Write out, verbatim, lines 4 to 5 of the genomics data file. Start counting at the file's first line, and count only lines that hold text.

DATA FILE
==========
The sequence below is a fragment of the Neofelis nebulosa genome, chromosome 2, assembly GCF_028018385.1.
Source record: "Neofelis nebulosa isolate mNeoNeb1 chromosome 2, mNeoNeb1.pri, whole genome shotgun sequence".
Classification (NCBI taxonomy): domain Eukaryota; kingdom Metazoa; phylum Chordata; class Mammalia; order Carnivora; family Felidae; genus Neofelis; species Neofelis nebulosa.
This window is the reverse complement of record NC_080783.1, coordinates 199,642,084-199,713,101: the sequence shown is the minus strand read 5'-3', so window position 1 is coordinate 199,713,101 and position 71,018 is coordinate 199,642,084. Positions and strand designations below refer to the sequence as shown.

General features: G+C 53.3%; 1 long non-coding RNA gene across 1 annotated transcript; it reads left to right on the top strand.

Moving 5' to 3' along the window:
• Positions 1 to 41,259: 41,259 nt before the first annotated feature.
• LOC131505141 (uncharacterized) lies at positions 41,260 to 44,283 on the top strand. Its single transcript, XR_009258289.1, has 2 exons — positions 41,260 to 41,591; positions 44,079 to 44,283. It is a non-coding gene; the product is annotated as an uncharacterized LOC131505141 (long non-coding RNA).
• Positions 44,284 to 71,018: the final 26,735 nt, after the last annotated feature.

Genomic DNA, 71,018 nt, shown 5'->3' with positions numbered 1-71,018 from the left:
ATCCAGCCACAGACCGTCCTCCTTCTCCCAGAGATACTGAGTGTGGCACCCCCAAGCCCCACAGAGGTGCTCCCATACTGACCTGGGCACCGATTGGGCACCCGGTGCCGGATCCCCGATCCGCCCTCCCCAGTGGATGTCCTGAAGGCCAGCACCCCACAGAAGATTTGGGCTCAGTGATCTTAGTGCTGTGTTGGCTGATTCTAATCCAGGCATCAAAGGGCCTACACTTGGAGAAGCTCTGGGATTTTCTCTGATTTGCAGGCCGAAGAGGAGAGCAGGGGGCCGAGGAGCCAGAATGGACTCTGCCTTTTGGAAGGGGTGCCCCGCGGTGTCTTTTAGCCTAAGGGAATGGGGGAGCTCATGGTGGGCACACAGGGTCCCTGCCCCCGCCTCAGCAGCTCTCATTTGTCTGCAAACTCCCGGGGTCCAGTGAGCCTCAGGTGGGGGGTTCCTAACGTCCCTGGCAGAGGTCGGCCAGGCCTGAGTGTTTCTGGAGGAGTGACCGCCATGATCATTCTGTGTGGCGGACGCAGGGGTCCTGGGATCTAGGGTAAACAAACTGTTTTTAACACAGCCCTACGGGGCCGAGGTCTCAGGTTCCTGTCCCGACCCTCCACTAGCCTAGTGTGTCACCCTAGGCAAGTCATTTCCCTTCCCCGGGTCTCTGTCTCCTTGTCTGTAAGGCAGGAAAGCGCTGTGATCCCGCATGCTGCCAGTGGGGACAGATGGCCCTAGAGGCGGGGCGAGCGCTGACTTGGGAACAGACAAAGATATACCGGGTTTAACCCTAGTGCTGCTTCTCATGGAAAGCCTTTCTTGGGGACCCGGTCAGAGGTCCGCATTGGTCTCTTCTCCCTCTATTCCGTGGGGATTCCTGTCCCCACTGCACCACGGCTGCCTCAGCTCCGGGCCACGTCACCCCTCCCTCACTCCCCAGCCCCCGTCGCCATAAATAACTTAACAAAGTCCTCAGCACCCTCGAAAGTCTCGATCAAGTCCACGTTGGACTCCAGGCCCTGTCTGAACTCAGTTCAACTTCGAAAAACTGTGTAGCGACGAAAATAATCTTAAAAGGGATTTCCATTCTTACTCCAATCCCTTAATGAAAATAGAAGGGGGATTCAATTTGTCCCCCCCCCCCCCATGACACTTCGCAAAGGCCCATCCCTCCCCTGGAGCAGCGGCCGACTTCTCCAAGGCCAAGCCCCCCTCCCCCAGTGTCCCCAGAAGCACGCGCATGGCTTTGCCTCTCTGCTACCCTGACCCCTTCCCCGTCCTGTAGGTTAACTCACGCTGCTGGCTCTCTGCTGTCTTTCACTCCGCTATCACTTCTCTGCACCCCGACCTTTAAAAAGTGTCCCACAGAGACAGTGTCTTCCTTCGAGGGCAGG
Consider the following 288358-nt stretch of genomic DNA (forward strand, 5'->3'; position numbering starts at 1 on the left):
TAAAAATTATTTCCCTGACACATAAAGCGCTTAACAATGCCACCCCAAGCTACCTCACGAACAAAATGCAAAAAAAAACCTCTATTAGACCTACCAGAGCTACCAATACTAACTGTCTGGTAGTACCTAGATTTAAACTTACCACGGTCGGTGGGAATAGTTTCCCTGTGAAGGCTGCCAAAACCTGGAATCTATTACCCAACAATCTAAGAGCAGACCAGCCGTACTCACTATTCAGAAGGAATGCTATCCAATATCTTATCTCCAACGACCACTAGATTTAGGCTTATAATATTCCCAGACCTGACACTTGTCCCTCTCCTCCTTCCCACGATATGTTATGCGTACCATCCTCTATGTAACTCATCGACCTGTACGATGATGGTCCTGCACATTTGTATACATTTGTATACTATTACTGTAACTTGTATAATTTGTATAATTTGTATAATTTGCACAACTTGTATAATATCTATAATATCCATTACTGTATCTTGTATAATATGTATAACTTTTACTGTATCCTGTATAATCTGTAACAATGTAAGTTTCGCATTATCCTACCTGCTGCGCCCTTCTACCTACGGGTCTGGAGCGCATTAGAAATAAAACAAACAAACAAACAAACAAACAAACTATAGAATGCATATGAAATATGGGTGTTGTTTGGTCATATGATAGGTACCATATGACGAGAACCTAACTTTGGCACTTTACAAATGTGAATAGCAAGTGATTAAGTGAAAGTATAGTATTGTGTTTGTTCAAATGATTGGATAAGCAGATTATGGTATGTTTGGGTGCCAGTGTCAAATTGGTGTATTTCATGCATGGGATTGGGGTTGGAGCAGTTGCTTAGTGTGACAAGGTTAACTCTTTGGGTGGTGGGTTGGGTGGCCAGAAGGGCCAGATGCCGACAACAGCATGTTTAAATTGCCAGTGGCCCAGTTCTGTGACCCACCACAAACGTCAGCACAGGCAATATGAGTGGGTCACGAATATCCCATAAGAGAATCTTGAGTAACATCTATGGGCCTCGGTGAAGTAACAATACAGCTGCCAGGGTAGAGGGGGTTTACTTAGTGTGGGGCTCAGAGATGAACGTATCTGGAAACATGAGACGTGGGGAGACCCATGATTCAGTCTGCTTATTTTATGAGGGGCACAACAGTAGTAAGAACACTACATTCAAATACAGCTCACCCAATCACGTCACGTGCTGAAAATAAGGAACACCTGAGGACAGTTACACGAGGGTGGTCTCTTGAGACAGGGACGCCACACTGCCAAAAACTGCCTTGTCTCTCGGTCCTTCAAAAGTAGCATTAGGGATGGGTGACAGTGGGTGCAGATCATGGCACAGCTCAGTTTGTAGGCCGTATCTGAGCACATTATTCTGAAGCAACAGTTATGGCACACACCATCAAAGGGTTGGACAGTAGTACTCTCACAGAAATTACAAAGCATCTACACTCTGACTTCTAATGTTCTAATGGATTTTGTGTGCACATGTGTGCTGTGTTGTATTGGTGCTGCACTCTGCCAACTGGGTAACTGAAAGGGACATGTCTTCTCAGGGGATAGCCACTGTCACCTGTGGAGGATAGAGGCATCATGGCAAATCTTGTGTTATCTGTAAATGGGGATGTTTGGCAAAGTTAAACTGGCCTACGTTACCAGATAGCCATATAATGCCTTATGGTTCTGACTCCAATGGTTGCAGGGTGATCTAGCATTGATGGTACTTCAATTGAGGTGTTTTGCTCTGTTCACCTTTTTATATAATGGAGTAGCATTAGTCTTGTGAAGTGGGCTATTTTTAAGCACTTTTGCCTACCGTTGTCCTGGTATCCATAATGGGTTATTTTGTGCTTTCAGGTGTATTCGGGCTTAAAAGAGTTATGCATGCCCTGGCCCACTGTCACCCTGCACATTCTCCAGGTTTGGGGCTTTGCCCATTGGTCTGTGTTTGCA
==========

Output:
This window is the reverse complement of record NC_080783.1, coordinates 199,642,084-199,713,101: the sequence shown is the minus strand read 5'-3', so window position 1 is coordinate 199,713,101 and position 71,018 is coordinate 199,642,084. Positions and strand designations below refer to the sequence as shown.

General features: G+C 53.3%; 1 long non-coding RNA gene across 1 annotated transcript; it reads left to right on the top strand.